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UK Nature > Flies > Panorpa communis
Scientific Name: Panorpa communis
Common Name: Scorpion Fly
Panorpa communis, more commonly known as the Scorpion Fly, has a wingspan of approximately 35mm, and is found throughout the UK. On the wing between between May and September, they are normally found in hedgerows and nettle beds. Their diet consists mostly of dead insects, which they frequently steal from the webs of spiders. Scorpion flies belong to an ancient group of insects known as 'mecopterans' which can be traced back more than 250 million years.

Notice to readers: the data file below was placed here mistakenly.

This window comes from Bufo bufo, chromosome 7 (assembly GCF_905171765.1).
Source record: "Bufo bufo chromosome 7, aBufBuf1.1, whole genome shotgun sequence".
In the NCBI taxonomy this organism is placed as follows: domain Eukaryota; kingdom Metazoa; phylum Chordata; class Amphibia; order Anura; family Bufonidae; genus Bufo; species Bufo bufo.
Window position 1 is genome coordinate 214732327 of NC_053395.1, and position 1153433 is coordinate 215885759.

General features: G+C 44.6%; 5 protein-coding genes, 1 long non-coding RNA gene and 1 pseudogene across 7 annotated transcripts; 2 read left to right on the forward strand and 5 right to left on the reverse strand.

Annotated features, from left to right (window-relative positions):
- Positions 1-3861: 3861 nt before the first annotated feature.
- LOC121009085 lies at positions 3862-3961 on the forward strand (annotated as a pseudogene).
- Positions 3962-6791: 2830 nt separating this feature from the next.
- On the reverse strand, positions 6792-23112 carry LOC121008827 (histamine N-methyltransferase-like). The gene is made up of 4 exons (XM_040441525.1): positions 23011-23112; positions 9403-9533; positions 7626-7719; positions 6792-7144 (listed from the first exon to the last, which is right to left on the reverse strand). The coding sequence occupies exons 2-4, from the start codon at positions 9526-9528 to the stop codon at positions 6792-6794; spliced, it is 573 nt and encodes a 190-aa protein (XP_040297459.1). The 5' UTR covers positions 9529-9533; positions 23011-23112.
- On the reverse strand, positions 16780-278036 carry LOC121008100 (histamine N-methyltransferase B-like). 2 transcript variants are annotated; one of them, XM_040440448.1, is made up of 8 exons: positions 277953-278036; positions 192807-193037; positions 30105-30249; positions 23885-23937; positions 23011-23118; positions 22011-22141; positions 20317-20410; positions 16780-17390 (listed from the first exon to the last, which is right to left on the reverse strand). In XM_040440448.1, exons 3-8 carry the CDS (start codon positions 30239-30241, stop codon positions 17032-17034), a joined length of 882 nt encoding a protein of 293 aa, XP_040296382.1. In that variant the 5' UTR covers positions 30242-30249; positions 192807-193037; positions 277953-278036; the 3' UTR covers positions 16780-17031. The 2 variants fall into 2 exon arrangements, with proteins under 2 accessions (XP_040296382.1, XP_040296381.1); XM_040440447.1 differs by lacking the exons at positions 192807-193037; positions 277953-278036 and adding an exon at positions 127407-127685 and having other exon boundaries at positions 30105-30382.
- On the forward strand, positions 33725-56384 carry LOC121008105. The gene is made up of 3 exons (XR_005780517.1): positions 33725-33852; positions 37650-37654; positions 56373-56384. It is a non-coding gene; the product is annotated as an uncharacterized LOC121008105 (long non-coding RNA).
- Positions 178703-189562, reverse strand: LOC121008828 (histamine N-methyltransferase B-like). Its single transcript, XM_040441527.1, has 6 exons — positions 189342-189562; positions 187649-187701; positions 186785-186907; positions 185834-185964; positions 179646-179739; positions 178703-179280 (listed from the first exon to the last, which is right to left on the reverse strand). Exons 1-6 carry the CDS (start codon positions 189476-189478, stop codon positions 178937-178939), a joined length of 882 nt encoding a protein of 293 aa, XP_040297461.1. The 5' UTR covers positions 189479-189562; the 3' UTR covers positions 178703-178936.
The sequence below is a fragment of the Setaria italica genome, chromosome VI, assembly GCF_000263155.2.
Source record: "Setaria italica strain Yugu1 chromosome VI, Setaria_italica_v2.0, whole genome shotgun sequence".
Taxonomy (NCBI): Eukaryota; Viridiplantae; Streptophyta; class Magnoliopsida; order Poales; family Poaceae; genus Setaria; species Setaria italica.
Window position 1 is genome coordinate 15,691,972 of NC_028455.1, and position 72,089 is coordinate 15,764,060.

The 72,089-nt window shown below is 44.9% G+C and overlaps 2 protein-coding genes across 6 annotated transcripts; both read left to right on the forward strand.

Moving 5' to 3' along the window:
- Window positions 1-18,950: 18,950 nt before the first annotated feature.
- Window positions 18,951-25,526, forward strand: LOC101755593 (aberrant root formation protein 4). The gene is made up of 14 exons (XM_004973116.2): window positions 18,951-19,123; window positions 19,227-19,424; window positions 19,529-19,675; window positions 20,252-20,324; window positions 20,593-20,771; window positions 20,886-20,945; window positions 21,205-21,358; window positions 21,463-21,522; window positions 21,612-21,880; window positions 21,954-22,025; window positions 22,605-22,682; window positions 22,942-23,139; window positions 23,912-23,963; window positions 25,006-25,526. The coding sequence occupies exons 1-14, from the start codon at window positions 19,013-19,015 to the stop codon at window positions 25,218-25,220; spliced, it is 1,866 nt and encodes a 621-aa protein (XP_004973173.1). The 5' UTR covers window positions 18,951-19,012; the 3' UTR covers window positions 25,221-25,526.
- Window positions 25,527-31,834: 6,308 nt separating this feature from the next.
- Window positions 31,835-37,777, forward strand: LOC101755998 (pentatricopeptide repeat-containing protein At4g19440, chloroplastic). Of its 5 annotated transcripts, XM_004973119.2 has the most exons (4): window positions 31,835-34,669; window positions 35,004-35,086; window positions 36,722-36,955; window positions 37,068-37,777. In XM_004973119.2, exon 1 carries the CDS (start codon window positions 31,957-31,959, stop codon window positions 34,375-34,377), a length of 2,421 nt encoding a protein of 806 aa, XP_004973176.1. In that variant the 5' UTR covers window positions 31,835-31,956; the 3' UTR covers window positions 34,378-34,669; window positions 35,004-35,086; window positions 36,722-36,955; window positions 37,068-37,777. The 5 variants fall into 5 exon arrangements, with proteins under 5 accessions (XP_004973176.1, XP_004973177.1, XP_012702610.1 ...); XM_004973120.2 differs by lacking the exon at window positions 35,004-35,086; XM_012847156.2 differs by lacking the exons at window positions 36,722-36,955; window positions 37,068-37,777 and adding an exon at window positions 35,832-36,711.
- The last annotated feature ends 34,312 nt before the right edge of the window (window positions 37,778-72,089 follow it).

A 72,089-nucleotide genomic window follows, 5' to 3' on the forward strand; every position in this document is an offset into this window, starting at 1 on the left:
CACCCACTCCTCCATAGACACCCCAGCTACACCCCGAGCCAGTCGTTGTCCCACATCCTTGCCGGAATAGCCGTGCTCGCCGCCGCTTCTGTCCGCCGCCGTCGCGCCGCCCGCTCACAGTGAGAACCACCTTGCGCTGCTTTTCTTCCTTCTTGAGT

Many people believe that butterflies and many other species of insect evolved from their ancestors. Their heads are extended into a beak-like shape, and their tiny jaws are situated at the end. Their name derives from the end of the male's abdomen, which curls over, resembling that of a scorpion. Despite the appearance, they are perfectly harmless, and don't sting. The tip of the tail has a pair of claspers which he uses when mating with the female.
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